The physical connectors for the current tank and cartridge sensing are prone to intermittent connection failures. Switch to using a non-contact method of tank and cartridge sensing so there are no physical connectors to get fouled, lose spring tension necessary for making good contact, etc.
That seems an excellent idea. Over the three years or so using the Formlabs 1 and now the 2+, I’ve encountered this very problem.
Yes please, this seems to be the “Achilles heel” of the system, it would save so many failed print attempts where there is a perfectly good cartridge, often a freshly opened one, that the system refuses to recognise.
Shimming the cartridge to try to push the contacts to make a decent connection is a sort of half baked fix that works half the time, but given the cost of the resin, and time spent messing about trying to get our 3 Form2s to actually see the cartridges, it would be a “no brainer”.
Does anyone know if the newly announced printers will use the same unreliable detection system?
The form 3 and form 3L uses the same cartridge as it is cross-compatible with the Form 2.
I’d argue that “hassle-free” attribute isn’t as reliable as they would lead you to believe, especially when it comes to cartridges not being recognized or losing connection while printing. The two pin connector that is used and the way it is supported don’t lead to the most robust system. A simple RFID could have been added to new cartridges without removing the chip for very, very little additional manufacturing cost and this problem would have been completely eliminated.
even cheaper- just use an optical sensor and a printed serialized marker on the consumables.
no radio transponder, no complex gizmo inserted into each cartridge.
or- make it reverse compatible by printing a pattern on one corner of the tray that the Resin Sensor can read when the carriage is all the way to one side.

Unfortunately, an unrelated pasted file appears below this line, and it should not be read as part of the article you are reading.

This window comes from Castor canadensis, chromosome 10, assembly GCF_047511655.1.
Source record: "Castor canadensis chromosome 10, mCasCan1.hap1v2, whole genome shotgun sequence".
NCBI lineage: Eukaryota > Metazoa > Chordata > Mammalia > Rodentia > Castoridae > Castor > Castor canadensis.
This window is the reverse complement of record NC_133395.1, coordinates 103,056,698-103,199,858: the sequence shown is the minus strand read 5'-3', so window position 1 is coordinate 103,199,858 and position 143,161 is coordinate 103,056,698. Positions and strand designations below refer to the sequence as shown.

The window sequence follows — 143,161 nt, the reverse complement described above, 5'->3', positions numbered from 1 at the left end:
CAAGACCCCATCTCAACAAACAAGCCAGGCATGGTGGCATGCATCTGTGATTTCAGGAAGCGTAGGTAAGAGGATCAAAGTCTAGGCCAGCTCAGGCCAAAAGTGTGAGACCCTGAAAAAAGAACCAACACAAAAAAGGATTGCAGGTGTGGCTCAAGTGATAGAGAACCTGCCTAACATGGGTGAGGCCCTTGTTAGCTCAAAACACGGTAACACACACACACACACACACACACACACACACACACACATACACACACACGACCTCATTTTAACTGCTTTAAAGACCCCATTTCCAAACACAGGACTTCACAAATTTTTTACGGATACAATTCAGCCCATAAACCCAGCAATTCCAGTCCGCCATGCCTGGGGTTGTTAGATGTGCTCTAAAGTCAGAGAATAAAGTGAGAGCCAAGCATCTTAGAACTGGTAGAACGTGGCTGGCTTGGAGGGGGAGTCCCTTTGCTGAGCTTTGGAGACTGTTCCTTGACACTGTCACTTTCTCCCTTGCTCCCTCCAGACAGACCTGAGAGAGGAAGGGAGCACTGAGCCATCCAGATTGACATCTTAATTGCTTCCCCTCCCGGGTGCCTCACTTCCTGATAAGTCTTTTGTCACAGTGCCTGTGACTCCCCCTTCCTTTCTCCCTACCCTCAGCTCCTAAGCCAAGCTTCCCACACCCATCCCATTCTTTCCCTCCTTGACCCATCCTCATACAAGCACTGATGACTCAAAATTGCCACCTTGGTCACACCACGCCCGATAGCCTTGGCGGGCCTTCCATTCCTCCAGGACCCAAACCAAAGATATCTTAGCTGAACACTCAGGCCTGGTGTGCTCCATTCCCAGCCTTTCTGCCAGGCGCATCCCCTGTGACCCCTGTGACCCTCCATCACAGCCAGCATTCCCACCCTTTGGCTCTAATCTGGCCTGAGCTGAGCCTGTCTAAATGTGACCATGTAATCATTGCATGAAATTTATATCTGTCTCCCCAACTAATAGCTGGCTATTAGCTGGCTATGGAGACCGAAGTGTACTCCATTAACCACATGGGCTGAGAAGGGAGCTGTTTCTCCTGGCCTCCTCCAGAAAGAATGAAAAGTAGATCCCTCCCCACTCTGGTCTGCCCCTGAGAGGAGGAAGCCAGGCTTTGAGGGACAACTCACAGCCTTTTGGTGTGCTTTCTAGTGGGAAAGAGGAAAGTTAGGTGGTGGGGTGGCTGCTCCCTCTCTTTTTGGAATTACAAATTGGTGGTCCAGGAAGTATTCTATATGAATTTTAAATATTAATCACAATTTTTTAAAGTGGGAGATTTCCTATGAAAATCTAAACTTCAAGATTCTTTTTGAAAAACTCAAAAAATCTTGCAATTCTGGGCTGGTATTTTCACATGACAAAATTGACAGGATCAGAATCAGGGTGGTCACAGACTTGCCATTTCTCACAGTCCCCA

Or, why not use spring loaded push pins from the base up. The weight of the tank will assure connection.
The vertical connection is 90% if not 100% of the fault in the design.
Whatever part of the system is on the tray has to be writable as well as readable.
I don’t see why that would be true. The Form 2 has to be able to communicate with Preform to set materials and identify the resin and the tray.
All you need is a unique serial number for each cartridge and tray… and the material can be assigned to that serial number in a look up table stored either in Preform- or memory on the Form 2 - or even online in your dashboard…
Just as heat maps for trays and how much resin you have left is stored online.
All you need is a means of serializing the cartridges and trays in a way that the User can not discern the serial number- to prevent users from spoofing the system.
Sliding contacts are the correct way to do a reliable connector. 95+% of commercial connectors work this way. The problem with push pins is that if they get corroded or dirty, they have to be cleaned manually. The sliding action of most connectors works to clean them every time they inserted and removed.
The problems with the Form 2 are in the details of the implementation, as there are similar connectors with 10,000+ mate cycle ratings.
My cordless phone uses push-pin contacts. As does my electric tea kettle in the base. My Motorola walkies use them in the base as well. BUT even using your statement, place them on the horizontal and allow the weight of the tank to keep the connection.
As luck would have it, I just had a tank of flex resin do this exact same thing. Took me way too many times of removing and reinserting the tank for it to register. It ended up losing mid print but by then it didn’t matter.
Sliding contacts are fine if implemented properly and used in a clean environment, no argument. Unfortunately they’re not ideal for a machine that produces thigs dripping with insulating resin. A little residue ( and I do mean just a little residue, not even a drop) on your gloves is all it takes to foul those contacts and what makes it worse is that the matching fingers in the machine are in a location that makes them exceptionally difficult to clean.
Its all a moot point now though… Maybe its not enough of a problem that Formlabs thinks it needs to be addressed.
The headaches associated with the poor reliability of the tank and cartridge sensors is my main reason to not buy Form3.
They seem to have changed this design aspect in that it now has guides that cover the pins, ostensibly to prevent anything from contaminating them although this can still occur if the carrier is the cartridge itself. The housing is also thicker and more rugged, at least in appearance. How it plays out in terms of positive functionality, is anyone’s guess right now.